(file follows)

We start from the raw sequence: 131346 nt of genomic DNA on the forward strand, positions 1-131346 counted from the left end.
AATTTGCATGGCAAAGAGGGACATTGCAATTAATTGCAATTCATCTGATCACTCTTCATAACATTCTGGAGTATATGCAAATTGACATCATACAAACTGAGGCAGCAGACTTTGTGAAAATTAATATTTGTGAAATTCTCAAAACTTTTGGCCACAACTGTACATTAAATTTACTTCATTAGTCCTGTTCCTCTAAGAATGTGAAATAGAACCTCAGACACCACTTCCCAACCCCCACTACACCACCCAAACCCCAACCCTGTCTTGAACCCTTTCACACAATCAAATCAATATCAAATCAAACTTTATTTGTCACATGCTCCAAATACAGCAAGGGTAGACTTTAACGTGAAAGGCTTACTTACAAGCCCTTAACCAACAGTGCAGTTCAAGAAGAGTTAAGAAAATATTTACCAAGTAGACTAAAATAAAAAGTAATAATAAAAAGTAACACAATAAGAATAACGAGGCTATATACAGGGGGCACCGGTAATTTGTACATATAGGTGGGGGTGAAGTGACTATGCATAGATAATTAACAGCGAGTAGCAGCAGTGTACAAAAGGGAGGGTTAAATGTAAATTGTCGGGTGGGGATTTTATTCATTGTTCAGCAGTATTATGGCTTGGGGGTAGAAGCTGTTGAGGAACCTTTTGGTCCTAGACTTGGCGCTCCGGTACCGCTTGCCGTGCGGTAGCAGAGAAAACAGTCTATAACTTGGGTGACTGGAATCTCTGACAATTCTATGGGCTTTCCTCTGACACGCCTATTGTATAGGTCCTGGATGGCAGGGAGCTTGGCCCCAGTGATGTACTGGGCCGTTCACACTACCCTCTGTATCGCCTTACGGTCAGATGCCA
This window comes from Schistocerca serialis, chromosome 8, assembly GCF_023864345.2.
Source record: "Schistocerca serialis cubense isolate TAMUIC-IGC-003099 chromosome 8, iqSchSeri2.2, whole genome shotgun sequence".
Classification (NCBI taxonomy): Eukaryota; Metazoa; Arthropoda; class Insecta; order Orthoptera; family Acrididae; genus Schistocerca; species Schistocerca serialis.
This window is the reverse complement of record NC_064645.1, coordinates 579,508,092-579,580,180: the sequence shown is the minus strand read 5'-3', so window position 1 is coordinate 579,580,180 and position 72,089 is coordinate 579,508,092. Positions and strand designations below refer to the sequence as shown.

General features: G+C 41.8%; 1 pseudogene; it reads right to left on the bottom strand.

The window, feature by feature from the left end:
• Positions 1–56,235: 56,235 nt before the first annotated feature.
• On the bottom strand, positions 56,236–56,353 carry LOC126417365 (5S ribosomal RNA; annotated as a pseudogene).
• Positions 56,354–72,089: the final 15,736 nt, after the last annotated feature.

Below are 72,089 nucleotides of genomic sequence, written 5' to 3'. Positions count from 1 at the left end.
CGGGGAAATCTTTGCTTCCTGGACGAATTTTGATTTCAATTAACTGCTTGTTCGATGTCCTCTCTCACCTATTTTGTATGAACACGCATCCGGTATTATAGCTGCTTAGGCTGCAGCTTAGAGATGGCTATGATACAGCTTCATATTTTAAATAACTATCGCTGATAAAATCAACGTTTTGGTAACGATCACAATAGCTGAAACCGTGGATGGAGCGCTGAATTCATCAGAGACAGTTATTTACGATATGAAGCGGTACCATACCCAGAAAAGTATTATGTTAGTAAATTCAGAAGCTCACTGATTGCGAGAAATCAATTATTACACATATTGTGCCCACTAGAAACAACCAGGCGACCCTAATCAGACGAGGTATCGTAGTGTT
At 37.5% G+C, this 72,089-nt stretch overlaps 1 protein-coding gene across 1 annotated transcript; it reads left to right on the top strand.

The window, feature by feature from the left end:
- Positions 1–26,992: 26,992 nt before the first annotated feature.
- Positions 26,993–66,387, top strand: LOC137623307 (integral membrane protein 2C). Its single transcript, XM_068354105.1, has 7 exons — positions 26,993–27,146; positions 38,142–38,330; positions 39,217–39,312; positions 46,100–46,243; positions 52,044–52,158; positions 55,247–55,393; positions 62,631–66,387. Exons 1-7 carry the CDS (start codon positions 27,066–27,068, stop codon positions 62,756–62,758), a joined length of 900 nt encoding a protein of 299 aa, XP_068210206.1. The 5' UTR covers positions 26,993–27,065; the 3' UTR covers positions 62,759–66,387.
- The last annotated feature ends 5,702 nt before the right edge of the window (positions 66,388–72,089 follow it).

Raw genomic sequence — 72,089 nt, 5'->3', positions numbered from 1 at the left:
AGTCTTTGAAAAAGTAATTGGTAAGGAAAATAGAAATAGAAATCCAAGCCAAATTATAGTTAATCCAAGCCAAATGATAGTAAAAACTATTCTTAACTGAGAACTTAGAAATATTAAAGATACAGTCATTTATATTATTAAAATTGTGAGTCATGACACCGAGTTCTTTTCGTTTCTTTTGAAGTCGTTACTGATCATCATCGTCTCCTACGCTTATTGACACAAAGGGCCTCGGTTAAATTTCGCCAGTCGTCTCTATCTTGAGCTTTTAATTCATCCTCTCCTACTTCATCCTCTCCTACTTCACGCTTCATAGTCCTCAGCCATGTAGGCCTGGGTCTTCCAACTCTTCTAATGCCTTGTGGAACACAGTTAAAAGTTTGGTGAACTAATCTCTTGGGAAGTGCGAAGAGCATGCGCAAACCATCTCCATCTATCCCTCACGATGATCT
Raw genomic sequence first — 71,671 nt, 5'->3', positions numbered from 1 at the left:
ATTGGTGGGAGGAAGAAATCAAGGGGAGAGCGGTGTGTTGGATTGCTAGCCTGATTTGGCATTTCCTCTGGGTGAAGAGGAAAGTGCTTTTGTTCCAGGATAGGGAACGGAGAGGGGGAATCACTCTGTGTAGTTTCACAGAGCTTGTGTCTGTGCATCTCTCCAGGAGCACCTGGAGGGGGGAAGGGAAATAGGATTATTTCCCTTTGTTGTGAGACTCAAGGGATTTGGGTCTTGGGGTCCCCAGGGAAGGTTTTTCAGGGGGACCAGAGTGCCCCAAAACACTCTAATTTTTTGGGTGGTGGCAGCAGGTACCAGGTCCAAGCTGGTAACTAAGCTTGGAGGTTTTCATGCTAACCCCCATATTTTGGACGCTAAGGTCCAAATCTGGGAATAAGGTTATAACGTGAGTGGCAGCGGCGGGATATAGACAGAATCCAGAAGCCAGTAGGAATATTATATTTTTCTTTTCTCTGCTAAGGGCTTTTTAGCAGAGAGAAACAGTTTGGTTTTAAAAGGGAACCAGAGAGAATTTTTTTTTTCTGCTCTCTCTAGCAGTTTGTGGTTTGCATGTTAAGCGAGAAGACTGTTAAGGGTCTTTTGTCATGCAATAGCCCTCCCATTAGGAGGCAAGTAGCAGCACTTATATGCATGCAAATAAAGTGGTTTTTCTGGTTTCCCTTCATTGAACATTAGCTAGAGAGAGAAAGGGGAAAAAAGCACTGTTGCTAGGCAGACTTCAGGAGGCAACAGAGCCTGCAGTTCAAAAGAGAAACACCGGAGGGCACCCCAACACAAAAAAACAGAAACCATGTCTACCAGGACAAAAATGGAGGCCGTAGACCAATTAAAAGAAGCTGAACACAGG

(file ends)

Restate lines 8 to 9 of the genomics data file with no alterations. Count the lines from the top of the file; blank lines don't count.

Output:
The window, feature by feature from the left end:
• Positions 1–56,235: 56,235 nt before the first annotated feature.